Warning Signs for Speech Language Delay


Age 12 to 18 months:


  • at 12 months, does not use gestures such as waving or shaking head

  • by 12 months, is not practicing using a couple of different consonants

  • by 12 months, is not somehow communicating to you when needs help

  • at 15 months, does not understand and respond to NO

  • at 15 months, cannot say at least 1 to 3 words

  • at 18 months, is not saying at least 6 to 10 words


Age 19 to 24 months:


  • by 19 to 20 months, is not pointing out things of interest, such as bird overhead

  • by 20 months, is not producing at least 6 different consonant sounds

  • at 21 months, does not pretend play (brushing doll’s hair)

  • by 24 months, does not imitate action or words of others

  • by 24 months, cannot point to named pictures in book

  • at 24 months, cannot join 2 words

  • at 24 months, does not know the function of common household objects


Age 25 to 36 months:


  • at 26 months, uses no 2 word simple sentences

  • at 30 months, cannot name at least 3 body parts on self

  • by 32 months, has difficulty singing fragments of nursery rhymes

  • at 36 months, does not ask questions

  • at 36 months, cannot be understood by strangers at least half the time

  • at 36 months, is unable to articulate initial consonants (says all for ball)

  • by 36 months, is unable to name most common household objects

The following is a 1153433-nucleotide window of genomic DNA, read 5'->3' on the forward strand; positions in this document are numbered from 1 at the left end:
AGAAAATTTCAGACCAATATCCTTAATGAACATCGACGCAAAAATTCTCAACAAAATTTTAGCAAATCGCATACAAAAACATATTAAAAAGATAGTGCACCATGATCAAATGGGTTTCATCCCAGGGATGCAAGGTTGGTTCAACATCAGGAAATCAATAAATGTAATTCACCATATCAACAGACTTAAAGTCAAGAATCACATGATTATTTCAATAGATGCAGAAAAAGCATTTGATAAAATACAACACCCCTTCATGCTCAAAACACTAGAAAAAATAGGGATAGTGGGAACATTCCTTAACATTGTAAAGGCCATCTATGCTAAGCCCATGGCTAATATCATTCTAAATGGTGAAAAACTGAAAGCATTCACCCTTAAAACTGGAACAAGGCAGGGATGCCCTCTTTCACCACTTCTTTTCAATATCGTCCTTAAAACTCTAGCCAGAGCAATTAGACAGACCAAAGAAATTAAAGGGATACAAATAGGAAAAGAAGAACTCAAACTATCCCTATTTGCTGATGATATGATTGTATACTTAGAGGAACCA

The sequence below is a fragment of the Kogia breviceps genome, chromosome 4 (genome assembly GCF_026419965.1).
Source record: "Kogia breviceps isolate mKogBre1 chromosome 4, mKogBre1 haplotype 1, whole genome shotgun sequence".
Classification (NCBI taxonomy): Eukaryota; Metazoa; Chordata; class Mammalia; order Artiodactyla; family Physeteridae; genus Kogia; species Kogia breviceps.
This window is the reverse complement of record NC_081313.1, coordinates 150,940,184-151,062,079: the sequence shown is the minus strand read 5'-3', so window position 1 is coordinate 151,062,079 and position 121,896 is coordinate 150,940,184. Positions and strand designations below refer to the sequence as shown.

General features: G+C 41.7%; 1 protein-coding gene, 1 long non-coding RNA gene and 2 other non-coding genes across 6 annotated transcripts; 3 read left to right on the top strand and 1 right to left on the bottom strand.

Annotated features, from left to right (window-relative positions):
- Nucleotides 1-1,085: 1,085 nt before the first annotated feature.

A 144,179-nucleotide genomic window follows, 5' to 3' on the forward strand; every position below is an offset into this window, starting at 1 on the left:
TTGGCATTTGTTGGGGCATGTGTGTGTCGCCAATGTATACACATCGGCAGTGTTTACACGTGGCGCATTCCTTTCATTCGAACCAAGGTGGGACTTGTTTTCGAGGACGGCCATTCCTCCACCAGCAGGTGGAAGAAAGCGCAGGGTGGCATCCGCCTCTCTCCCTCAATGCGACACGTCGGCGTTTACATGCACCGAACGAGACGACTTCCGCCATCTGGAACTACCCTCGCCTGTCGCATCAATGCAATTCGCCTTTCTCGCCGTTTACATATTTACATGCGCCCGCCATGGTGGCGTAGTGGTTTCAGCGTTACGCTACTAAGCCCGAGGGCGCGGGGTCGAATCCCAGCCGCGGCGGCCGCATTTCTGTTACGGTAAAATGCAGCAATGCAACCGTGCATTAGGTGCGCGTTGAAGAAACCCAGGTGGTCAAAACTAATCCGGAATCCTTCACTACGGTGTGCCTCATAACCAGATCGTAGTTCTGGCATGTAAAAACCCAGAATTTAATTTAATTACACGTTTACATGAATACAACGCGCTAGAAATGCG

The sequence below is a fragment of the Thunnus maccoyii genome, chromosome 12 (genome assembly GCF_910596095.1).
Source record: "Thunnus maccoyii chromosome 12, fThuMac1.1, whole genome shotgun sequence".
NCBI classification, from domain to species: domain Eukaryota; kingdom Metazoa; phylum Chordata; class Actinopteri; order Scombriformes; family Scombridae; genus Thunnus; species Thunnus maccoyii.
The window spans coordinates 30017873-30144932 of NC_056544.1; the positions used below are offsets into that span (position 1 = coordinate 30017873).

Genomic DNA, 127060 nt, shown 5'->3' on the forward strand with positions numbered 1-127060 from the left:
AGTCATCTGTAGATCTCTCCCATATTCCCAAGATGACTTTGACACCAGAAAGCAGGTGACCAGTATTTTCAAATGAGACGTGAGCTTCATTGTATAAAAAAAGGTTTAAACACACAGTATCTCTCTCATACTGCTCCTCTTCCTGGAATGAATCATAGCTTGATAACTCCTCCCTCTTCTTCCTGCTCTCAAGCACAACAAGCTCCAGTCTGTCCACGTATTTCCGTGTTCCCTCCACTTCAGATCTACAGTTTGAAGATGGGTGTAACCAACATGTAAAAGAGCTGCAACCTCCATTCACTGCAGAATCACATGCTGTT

Age 3 to 4 years:


  • at 3, cannot speak in short phrases

  • by 3, is unable to understand short instructions

  • at 3, has no interest in interacting with other children

  • at 3, has extreme difficulty separating from a parent

  • by 3 ½ , consistently fails to add the final consonant to words

  • at 4, still stutters frequently, often accompanied by facialb grimacing

  • at 4, is not fully understandable


(Speech & Language Development Chart, 2nd ed., A. Gard, L. Gilman, J. Gorman)

How to Enhance Your Childs Speech

& Language Skills


  • Read, Read and Read more to your child

  • Look at your child when you speak

  • Listen to what your child has to stay

  • Take child grocery shopping & identify different foods.

  • Talk about the color and shape of everything

  • Use spatial and directional words (under, above, in, etc.)

  • Compare objects

  • Discuss the function of an object (what an iron does)

  • Ask child questions and listen for the correct answer

  • Use descriptive words (long, curly, short, tall)

  • Understand time (day, night)

  • Quantity (whole, half, all)

  • Count out loud

  • Allow child to help with cooking and discuss steps

  • Use prepositions

  • Say a short sentence and encourage child to repeat

  • While putting together a puzzle, take turns and name the picture on the puzzle

  • Imaginary play

  • Acting out

  • Speak clearly to child


Basically, the most important thing you do with your child to enhance their speech and language skills would be to talk to your child, listen to your child, and interact with your child.  The child learns from his caregiver.










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